On Nov 9, 2014 10:45 AM, "[log in to unmask]" <[log in to unmask]> wrote:

>This is especially so if the Bibframe predicate vocabulary remains committed to the particular Bibframe "two-level" model.

The sound you hear is a nail being struck square on the head.

bibframe created a new conceptual model. The design of this model was not driven by theoretical concerns; nor was it designed as part of a broader linked data strategy.

The primary entities within the bibframe universe appear to be [descriptions].

The primary evaluation criteria appear to have been those dealing with ease of generation from MARC-XML data files. 

The primary use case appears to be the transfer of the contents of one or more bibliographic records between systems.

That being the case, then it might be better to replace the entire currently proposed solution with a literal translation of marc into RDF with the most minimal changes possible that comply with appendix M, and publish those results as the final outcome of the exercise, which would have "FOIA"* benefits.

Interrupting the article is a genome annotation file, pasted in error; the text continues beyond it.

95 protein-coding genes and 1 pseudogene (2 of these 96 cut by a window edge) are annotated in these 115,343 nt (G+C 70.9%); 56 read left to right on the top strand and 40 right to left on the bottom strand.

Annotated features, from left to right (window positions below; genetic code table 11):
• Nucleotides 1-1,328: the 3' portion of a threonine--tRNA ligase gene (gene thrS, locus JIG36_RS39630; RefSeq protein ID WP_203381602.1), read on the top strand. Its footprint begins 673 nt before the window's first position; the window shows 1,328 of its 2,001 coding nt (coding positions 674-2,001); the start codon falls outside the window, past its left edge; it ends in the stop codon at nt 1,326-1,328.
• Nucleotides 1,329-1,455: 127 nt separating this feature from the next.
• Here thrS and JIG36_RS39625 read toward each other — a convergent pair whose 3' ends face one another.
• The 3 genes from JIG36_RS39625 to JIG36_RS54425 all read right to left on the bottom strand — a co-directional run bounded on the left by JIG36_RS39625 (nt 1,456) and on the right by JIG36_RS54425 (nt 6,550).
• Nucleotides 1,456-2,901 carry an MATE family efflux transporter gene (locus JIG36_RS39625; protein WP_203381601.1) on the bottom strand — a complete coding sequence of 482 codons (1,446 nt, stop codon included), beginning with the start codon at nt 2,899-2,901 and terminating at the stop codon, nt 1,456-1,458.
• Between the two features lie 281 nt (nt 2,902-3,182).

Review of  published draft documents, minutes, and presentations would suffice to allow an external group to prepare a lessons learned .


* FOIA does not apply to these bits of the Library of Congress; records access is governed by 36 CFR 703.

36 CFR 703.5(b)(10) provides a deliberative process exception that is somewhat similar in effect to 5 U.S.C. § 552(b)(5). The text is different enough that the Library may have different scope for this privilege - Library determination of whether disclosure is "premature" would presumably be upheld unless arbitrary and capricious.
There is a policy of not disclosing records which are part of on-going reviews or other current projects ; it is only after this point that review under 703.5 is relevant.
This policy is possibly not effective against Sen. Roberts :-)

The rule is intended to follow the spirit of the FOIA, so some case law may apply *by analogy* (indeed, a few sections of the rule appear to be written to incorporate *some* of the case law explicitly).